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"Dr. M. R. Khurana" <khurana@pu.ac.in>Add to contactsDear Copnference Coordinator,

Please find the abstract of my paper for the proposed conference, A fulllength paper will follow soon.

Kindly acknowledge.

Thanking you,

Sincerely,M R Khurana







In the wake of GATT agreement, the issue of Trade Related IntellectualProperty Rights, popularly known as TRIPS, has emerged as a major area ofconcern for developing economies (including our own) owing to its widespread socio-economic and political implications.  In spite of a lotof drum beating across the globe in this regard, a common agenda concerning a wide variety of issues (such as patents, geographicalappellations copyrights, trade marks, protection for circuit designs,software, music etc.) continues to be elusive to-date. Two diametrically opposite opinions seem to have emerged on most of these issues. These opinions range from extreme opposition to the grant of IPRs to support forunfettered protection to IPRs. Nevertheless, in some academic circles, itis growingly felt that such extreme viewpoints may be detrimental to the interests of a developing economy like India, particularly in the area of seeds industry related to agriculture. In a sense, the existing evidence pertaining to IPRS does not seem to focus adequately on agriculture which continues to be the primary sector of economic activity in a large numberof developing economies.  The seeds industry which otherwise is of utmost importance from the view- point of growth of the farm sector in sucheconomies is studied much less intensively.  However the effects of TRIPS on seeds industry warrants serious research attention. It scarcely needsto be over emphasized hereto that India in this regard is of particular interest for a number of reasons. First, ours is a predominantly agricultural economy in that the economic fortunes of roughly two- thirdof our working population are directly tied with this sector. As such,anything adversely affecting the growth of the farm sector has lot manyimplications. Second, up until the signing of the GATT agreement in 1994,it had already experienced roughly three decades of rapid agriculturegrowth in the wake of the green revolution since mid- sixties, which was,inter alia, ushered in by the HYVs of seeds. And finally, over thisperiod, the country has had and economic policy, which was characterized by growing subsidization of the farm sector including in respect of,seeds.  The signing of the GATT agreement therefore tantamount to apronounced policy swing. It is, therefore, of immense academic interest,as also of great significance from the policy making point of view to lookat the effects and implications of TRIPS as well as the agenda that Indiashould pursue to safeguard its interests in the emerging scenario.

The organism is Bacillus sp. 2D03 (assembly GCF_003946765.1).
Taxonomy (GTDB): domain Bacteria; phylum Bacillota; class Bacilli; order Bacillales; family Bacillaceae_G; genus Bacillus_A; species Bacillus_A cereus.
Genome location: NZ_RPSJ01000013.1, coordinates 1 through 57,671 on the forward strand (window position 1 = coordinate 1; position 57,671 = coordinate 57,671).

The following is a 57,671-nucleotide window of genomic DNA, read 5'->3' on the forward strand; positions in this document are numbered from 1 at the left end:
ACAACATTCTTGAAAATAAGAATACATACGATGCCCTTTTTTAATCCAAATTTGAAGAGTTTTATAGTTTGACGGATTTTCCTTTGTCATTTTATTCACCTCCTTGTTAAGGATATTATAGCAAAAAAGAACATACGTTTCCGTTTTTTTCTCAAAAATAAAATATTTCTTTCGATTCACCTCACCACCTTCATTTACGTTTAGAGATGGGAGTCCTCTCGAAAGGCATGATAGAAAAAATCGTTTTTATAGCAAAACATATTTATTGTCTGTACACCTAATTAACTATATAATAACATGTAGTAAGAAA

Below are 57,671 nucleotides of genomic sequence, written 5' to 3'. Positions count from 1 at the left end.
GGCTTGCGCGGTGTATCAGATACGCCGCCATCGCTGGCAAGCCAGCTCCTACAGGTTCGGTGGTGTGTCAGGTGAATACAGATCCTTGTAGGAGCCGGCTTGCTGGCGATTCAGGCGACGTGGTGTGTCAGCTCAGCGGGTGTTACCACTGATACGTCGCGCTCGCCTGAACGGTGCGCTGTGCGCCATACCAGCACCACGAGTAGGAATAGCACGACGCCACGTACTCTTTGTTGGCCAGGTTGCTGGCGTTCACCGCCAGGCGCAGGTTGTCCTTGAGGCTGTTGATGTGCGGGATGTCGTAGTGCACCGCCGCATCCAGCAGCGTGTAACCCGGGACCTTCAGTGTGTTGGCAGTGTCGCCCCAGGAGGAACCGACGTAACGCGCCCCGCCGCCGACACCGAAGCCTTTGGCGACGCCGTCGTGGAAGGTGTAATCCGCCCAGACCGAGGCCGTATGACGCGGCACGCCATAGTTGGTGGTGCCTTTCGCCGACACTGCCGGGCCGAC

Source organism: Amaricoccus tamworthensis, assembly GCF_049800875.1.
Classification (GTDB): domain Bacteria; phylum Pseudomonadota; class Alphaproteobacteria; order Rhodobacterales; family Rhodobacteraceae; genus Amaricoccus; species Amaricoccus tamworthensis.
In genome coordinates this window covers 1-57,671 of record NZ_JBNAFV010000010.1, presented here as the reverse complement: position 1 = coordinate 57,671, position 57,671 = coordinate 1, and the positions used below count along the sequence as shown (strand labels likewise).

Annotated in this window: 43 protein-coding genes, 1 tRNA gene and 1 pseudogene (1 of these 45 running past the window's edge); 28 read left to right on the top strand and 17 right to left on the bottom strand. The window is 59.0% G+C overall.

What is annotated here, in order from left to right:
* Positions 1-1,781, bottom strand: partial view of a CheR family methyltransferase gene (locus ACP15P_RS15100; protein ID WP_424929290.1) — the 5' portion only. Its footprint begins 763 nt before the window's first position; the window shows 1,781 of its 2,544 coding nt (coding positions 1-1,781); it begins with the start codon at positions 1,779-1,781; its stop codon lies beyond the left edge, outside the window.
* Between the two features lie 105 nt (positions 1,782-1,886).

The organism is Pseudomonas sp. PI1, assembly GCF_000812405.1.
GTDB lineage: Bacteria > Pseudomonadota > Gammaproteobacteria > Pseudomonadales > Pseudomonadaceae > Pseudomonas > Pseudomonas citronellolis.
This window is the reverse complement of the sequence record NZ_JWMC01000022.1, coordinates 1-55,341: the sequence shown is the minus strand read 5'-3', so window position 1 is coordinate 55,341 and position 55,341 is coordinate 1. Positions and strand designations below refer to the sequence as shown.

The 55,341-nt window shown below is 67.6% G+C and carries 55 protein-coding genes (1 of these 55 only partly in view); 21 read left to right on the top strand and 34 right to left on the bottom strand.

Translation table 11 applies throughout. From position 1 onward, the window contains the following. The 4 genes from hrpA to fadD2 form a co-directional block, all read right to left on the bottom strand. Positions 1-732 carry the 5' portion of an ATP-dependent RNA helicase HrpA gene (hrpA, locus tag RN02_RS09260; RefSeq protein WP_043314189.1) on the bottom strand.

Given the existing state in Indian agriculture, the relevant questions tobe asked therefore are: How will this primary sector of our economy get affected in the long run by the IPRs, particularly in respect of availability of seeds?  Will the peasantry, particularly the small and marginal farmers at the lower rung of the rural hierarchy, with stand the on slaught of IPRs?  This paper tries to bring to the fore some important long - term implications of IPRs for Indian agriculture.  To be more specific, the primary purpose of this paper is to examine the effects of TRIPS on seeds industry in India. The paper is structured asfollows. Section I of the paper focuses on the issues as have tended togain significance from the viewpoint of Indian agriculture in the wake of GATT agreement.  In section II, we provide a brief sketch of the country'spolicy regime in respect of seed industry in the pre-Uruguay Round period. Section III describes the possible effects of TRIPS on seedsindustry in India. Section IV discusses policy options for India in the emerging scenario.  And finally, section V concludes.


Professor and Chairperson, Department of Economics, Panjab University,
Chandigarh-160014. The author can be contacted at khurana@pu.ac.in.





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